Are They Bigots? Britain's Nick Clegg Apologizes for Using the Word
BY Lucas Grindley
September 13 2012 1:27 PM ET
Nick Clegg, Britain's deputy prime minister, is apologizing for calling opponents of marriage equality in his country "bigots."
He's apologizing despite having never actually said the word himself. It was included in a draft of his prepared remarks that he was expected to deliver before an audience of LGBT activists. The deputy prime minister later said, according the the BBC, that it's not a word he'd ever use himself in the context of a debate over marriage equality.
The line in question said, "Continued trouble in the economy gives the bigots a stick to beat us with, as they demand we 'postpone' the equalities agenda in order to deal with 'the things people really care about.'"
The word "bigots" was revised to "some people." And the Daily Mail reports that Clegg sent a letter to the archbishops of Canterbury and Westminster apologizing that the word had ever been included.
"While I am a committed advocate of equal marriage, I would never refer to people who oppose it in this way," he wrote, according to the Daily Mail. "Indeed, I know people myself who do not support equal marriage and, although I disagree with them, clearly I do not think they are bigots. Nor do I think it is acceptable they, or anyone else, are insulted in this way."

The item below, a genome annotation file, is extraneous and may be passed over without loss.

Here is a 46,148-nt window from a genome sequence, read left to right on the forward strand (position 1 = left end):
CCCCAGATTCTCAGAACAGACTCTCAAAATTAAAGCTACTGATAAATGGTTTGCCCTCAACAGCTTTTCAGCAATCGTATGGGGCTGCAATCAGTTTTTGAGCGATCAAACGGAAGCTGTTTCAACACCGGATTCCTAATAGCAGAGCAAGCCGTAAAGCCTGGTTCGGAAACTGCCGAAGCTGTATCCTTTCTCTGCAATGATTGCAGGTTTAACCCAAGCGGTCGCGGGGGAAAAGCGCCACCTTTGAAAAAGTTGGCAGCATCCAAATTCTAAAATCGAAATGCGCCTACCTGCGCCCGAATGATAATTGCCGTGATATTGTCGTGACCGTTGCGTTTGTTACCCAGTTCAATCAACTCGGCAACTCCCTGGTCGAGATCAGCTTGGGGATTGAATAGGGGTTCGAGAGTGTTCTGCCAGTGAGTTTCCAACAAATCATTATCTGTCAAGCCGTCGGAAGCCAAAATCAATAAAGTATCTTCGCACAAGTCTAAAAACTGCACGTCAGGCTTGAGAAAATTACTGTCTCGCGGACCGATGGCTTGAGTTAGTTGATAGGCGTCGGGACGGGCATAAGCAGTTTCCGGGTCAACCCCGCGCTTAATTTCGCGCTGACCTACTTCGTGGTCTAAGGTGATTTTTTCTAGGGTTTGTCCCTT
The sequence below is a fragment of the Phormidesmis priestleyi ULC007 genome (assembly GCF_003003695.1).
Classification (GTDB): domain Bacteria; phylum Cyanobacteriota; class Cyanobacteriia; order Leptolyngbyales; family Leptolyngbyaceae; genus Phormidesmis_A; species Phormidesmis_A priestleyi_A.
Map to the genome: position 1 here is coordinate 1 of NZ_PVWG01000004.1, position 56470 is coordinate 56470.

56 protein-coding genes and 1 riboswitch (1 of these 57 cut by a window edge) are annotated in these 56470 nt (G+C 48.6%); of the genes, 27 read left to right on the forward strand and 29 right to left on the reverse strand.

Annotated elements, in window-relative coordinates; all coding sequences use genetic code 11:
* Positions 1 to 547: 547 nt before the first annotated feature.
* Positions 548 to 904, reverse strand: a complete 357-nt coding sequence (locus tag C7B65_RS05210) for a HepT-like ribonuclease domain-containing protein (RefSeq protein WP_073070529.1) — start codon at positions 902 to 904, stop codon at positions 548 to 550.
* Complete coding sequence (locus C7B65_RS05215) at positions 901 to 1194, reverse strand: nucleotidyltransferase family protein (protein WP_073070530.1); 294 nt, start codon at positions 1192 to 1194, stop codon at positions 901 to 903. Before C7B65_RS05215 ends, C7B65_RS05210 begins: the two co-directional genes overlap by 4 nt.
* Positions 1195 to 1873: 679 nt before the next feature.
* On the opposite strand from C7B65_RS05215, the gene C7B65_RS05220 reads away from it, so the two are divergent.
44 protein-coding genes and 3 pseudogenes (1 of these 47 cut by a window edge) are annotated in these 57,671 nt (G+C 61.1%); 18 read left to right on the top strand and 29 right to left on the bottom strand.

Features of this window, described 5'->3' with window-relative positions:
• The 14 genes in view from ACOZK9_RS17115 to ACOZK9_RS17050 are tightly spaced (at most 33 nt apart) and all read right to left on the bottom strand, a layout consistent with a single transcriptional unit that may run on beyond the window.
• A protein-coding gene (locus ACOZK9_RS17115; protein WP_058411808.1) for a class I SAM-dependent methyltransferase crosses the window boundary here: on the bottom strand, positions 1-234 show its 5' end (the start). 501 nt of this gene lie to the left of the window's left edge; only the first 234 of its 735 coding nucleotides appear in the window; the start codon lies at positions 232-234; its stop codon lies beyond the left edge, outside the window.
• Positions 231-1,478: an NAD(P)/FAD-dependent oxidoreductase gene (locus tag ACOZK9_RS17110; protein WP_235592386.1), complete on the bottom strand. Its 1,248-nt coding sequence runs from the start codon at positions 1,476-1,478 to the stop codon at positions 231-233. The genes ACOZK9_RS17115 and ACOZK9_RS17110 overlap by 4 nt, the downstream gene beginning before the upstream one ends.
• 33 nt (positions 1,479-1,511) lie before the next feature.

The archbishop of Canterbury had called Clegg's remarks "very offensive," according to the BBC, and called on Clegg to issue a retraction. And even Prime Minister David Cameron had distanced himself from the comments.
Meanwhile, activist Peter Tatchell, director of the human rights organization, the Peter Tatchell Foundation, is planning a rally for Saturday that is in large part a rebuke of religious leaders for their antigay positions.
In announcing the event, Tatchell calls out U.K. religious leaders for opposing same-sex marriage, favoring legalized discrimination against same-sex couples, and opposing adoption by same-sex couples.
“Cardinal O’Brien in Scotland has stirred homophobic prejudice and intolerance by comparing gay marriage to slavery and by denouncing marriage equality as 'grotesque' and as an 'aberration' that will lead to society 'degenerating' into 'immorality,'" he wrote. "Saturday’s protest demands an end to religious privilege and to religious exemption from the equality laws."
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